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New nonprofit to address city’s housing issues

Housing Claremont is a new nonprofit dedicated to advocating for the homeless and those in need of affordable housing.

The group will make its debut during a free gathering at Garner House on Wednesday, February 12 at 6 p.m. Zach Courser, professor of government at Claremont McKenna College and a former traffic and transportation commissioner, is the president, acting executive director and, as he quipped, “chief bottle washer” of the new group.

He told the COURIER he was approached last year by former city councilmember Joe Lyons, who himself is a longtime advocate on behalf of the homeless in the San Gabriel Valley. Mr. Courser is no stranger to the cause—he has extensive experience working with the Claremont Homeless Advocacy Program (CHAP).

The idea was to create a group similar to Sustainable Claremont—a volunteer organization in the community that would help bring services to the homeless and advocate for the creation of more affordable housing.

“So I said I’ll take it on, and we spent the first year figuring out what would we be doing, and what this organization would look like, because it’s somewhat unique.” Mr. Courser said. “What we’re hoping in some ways is that our efforts and organizations can stand as an example for other communities that would like to—or have the resources to—engage in housing and homelessness issues locally.”

One of the main issues Housing Claremont wants to advocate for is more affordable housing in Claremont. Affordable housing has been a hot-button topic in the City of Trees—a microcosm of a statewide affordability and housing crisis that has put the state and local municipalities at odds.

Claremont has an inclusionary housing ordinance that groups such as Inclusive Claremont say does not go far enough—housing developers are given an option of setting aside 15 percent for moderate-income housing, 10 percent for low-income housing, or paying an in-lieu fee to the city.

Claremont has also been struggling with being up to date on its housing element—a part of the city’s general plan part of which allocates space to house different levels of affordable housing as mandated by the state.

Mr. Courser said one of the goals of Housing Claremont is, “Advocating on behalf of policies and helping to coordinate and organize resources that can build or designate more affordable housing options for this community, to make it a more inclusive place to live and to make Claremont a more welcoming place for everyone to live in.”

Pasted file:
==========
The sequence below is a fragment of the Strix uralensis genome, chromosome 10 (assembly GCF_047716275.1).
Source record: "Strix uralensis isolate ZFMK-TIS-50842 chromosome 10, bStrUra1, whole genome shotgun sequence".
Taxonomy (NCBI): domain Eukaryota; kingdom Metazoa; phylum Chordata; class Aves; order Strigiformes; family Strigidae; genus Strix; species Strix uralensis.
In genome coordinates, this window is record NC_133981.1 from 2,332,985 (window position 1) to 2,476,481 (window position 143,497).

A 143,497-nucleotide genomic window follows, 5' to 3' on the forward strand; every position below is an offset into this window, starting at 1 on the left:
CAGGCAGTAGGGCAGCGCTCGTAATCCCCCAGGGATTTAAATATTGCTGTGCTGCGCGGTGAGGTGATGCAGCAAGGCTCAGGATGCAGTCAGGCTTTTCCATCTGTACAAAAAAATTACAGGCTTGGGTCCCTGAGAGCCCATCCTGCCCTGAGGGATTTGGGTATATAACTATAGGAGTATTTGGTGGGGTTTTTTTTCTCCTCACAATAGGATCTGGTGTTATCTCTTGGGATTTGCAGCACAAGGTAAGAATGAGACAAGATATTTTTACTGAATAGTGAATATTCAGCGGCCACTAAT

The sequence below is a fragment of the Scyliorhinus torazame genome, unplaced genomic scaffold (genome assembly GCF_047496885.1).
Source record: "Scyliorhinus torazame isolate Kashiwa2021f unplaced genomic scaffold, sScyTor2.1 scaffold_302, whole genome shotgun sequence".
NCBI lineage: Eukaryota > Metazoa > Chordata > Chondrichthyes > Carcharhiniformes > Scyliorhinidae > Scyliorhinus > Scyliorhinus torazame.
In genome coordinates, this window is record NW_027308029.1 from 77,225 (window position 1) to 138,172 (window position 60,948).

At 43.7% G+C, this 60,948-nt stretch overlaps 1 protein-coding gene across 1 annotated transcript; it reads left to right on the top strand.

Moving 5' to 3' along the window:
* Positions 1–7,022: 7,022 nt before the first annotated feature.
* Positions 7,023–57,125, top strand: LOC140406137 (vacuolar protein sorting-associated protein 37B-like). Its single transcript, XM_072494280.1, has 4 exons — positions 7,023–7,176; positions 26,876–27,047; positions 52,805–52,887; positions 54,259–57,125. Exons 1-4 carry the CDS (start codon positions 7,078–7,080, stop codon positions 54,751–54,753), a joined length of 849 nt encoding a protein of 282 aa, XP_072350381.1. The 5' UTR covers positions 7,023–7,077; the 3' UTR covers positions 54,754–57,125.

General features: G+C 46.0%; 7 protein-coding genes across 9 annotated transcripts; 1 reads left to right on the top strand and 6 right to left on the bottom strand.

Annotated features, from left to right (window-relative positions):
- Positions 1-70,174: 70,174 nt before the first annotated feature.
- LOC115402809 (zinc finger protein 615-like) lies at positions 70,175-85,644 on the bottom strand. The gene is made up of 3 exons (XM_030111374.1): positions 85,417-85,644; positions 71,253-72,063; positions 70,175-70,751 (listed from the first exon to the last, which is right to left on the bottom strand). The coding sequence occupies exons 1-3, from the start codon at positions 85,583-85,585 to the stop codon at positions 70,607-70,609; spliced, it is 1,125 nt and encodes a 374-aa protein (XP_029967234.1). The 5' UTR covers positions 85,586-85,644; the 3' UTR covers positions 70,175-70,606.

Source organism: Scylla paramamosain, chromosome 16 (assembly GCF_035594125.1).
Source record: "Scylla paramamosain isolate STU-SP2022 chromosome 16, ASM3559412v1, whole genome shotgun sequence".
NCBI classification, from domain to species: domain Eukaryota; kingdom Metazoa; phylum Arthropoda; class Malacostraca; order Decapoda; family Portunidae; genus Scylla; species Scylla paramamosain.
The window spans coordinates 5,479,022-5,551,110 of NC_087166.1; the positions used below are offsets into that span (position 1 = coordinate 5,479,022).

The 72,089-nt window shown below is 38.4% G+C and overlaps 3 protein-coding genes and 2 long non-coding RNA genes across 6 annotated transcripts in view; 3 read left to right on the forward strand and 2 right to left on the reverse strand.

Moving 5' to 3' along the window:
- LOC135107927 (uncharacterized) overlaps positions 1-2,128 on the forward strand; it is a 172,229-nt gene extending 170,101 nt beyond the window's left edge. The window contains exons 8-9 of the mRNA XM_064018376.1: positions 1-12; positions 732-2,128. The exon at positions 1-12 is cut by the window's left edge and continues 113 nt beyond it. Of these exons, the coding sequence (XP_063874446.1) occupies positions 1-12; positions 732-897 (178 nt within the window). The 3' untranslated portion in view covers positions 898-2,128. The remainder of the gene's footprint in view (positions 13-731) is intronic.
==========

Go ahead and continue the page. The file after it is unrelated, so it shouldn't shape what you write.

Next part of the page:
While the official kickoff party is next Wednesday, Housing Claremont has already notched a couple of victories. In December 2019, the group wrote a successful $13,000 grant to the outgoing Claremont Community Foundation (CCF) for an employment training and educational program for CHAP. The group also has provided clothing and other needed supplies for children in the Claremont Unified School District (CUSD) who are experiencing homelessness.

Mr. Courser noted the CUSD’s own count identified over 600 students in their district who are homeless or in need of permanent housing.

“These are not students you are going to see on the streets,” Mr. Courser said. “But it does mean there are a lot of families and children in our community that are either homeless or inadequately housed, and we need to bring resources and focus attention on these kinds of problems in our community.”

Mr. Courser said that CUSD board member Nancy Treser Osgood will be on Housing Claremont’s board as well.

Another vulnerable group Housing Claremont wants to focus on are the city’s seniors, many of whom are living on a modest fixed income and can be negatively affected by rent hikes or cost of living increases.

One way to help this group is by conducting a senior census, which will help identify needs and make it easier to allocate resources, Mr. Courser said.

The organization is planning an informational workshop for residents to get informed about building accessory dwelling units (ADUs), which is seen as a way to alleviate the housing crisis.

“What we want to do is inform people on what these ordinances are, have them talk to some contractors to know exactly what they can build and hopefully maybe even talk about financing,” Mr. Courser said. “Because we want to make this seem like something that’s very doable.”

The city is in the middle of recalibrating its own ordinance after the state further loosened requirements to build an ADU.

It’s important for cities like Claremont to use their local control over land use to provide aid to the homeless and create more affordable housing, he said. In the wake of Senate Bill 50’s failure last week, the onus is on cities to be more inclusive, otherwise the state could take some of that power away.

Housing Claremont is looking to grow, and Mr. Courser said that he hoped the kickoff party would be an opportunity for people to join the cause and volunteer their time. Already, the group has worked with Councilmember Jed Leano serving as a liaison for the city, as well as Inclusive Claremont.

The main goal, he said, is to build an ongoing effort around the issues of housing and homelessness.

“I don’t know if they’ll ever be solved fully, but there’s a lot we can do to mitigate homelessness and also try to make housing more affordable and educate the community about why this could actually be not only the right thing to do, but a win-win,” he said.

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